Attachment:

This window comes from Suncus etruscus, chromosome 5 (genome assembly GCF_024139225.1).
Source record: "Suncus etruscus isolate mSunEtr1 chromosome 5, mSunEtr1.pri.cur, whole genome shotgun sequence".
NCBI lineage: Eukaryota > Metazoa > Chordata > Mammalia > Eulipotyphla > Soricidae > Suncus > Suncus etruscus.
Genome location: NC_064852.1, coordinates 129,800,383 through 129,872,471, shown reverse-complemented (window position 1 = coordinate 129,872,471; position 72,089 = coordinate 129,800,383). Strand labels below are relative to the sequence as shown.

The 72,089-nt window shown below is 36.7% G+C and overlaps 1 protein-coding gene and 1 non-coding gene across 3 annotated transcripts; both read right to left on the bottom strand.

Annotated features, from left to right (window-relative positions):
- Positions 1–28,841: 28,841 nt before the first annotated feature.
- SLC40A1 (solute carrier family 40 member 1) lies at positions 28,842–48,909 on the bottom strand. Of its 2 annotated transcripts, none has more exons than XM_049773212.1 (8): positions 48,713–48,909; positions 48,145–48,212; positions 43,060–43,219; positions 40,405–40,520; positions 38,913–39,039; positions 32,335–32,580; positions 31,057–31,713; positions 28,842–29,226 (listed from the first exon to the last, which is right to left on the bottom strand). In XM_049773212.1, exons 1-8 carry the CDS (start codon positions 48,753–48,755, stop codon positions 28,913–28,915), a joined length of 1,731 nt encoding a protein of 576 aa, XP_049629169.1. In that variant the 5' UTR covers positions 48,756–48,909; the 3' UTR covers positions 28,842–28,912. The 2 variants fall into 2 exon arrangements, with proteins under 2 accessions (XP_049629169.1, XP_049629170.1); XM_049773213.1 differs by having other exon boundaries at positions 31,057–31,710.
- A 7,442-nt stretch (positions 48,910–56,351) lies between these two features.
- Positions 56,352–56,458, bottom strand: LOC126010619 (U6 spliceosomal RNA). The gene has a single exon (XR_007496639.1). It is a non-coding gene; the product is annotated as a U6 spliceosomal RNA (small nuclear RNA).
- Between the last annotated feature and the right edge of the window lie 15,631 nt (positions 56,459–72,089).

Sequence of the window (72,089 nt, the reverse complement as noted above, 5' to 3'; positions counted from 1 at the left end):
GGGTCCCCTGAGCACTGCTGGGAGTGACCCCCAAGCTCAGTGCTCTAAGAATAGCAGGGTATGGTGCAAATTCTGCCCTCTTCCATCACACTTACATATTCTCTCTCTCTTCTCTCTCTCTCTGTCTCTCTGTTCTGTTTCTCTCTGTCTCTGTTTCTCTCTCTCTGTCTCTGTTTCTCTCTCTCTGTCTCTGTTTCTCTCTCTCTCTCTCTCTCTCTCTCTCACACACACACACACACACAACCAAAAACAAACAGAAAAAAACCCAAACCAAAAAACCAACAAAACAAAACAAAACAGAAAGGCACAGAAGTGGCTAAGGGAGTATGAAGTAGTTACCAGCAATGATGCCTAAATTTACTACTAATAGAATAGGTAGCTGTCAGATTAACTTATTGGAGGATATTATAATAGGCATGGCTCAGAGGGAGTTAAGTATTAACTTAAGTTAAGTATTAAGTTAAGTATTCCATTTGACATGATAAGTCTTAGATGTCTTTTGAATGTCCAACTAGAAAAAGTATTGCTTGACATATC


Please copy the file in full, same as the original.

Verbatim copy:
This window comes from Suncus etruscus, chromosome 5 (genome assembly GCF_024139225.1).
Source record: "Suncus etruscus isolate mSunEtr1 chromosome 5, mSunEtr1.pri.cur, whole genome shotgun sequence".
NCBI lineage: Eukaryota > Metazoa > Chordata > Mammalia > Eulipotyphla > Soricidae > Suncus > Suncus etruscus.
Genome location: NC_064852.1, coordinates 129,800,383 through 129,872,471, shown reverse-complemented (window position 1 = coordinate 129,872,471; position 72,089 = coordinate 129,800,383). Strand labels below are relative to the sequence as shown.

The 72,089-nt window shown below is 36.7% G+C and overlaps 1 protein-coding gene and 1 non-coding gene across 3 annotated transcripts; both read right to left on the bottom strand.

Annotated features, from left to right (window-relative positions):
- Positions 1–28,841: 28,841 nt before the first annotated feature.
- SLC40A1 (solute carrier family 40 member 1) lies at positions 28,842–48,909 on the bottom strand. Of its 2 annotated transcripts, none has more exons than XM_049773212.1 (8): positions 48,713–48,909; positions 48,145–48,212; positions 43,060–43,219; positions 40,405–40,520; positions 38,913–39,039; positions 32,335–32,580; positions 31,057–31,713; positions 28,842–29,226 (listed from the first exon to the last, which is right to left on the bottom strand). In XM_049773212.1, exons 1-8 carry the CDS (start codon positions 48,753–48,755, stop codon positions 28,913–28,915), a joined length of 1,731 nt encoding a protein of 576 aa, XP_049629169.1. In that variant the 5' UTR covers positions 48,756–48,909; the 3' UTR covers positions 28,842–28,912. The 2 variants fall into 2 exon arrangements, with proteins under 2 accessions (XP_049629169.1, XP_049629170.1); XM_049773213.1 differs by having other exon boundaries at positions 31,057–31,710.
- A 7,442-nt stretch (positions 48,910–56,351) lies between these two features.
- Positions 56,352–56,458, bottom strand: LOC126010619 (U6 spliceosomal RNA). The gene has a single exon (XR_007496639.1). It is a non-coding gene; the product is annotated as a U6 spliceosomal RNA (small nuclear RNA).
- Between the last annotated feature and the right edge of the window lie 15,631 nt (positions 56,459–72,089).

Sequence of the window (72,089 nt, the reverse complement as noted above, 5' to 3'; positions counted from 1 at the left end):
GGGTCCCCTGAGCACTGCTGGGAGTGACCCCCAAGCTCAGTGCTCTAAGAATAGCAGGGTATGGTGCAAATTCTGCCCTCTTCCATCACACTTACATATTCTCTCTCTCTTCTCTCTCTCTCTGTCTCTCTGTTCTGTTTCTCTCTGTCTCTGTTTCTCTCTCTCTGTCTCTGTTTCTCTCTCTCTGTCTCTGTTTCTCTCTCTCTCTCTCTCTCTCTCTCTCACACACACACACACACACAACCAAAAACAAACAGAAAAAAACCCAAACCAAAAAACCAACAAAACAAAACAAAACAGAAAGGCACAGAAGTGGCTAAGGGAGTATGAAGTAGTTACCAGCAATGATGCCTAAATTTACTACTAATAGAATAGGTAGCTGTCAGATTAACTTATTGGAGGATATTATAATAGGCATGGCTCAGAGGGAGTTAAGTATTAACTTAAGTTAAGTATTAAGTTAAGTATTCCATTTGACATGATAAGTCTTAGATGTCTTTTGAATGTCCAACTAGAAAAAGTATTGCTTGACATATC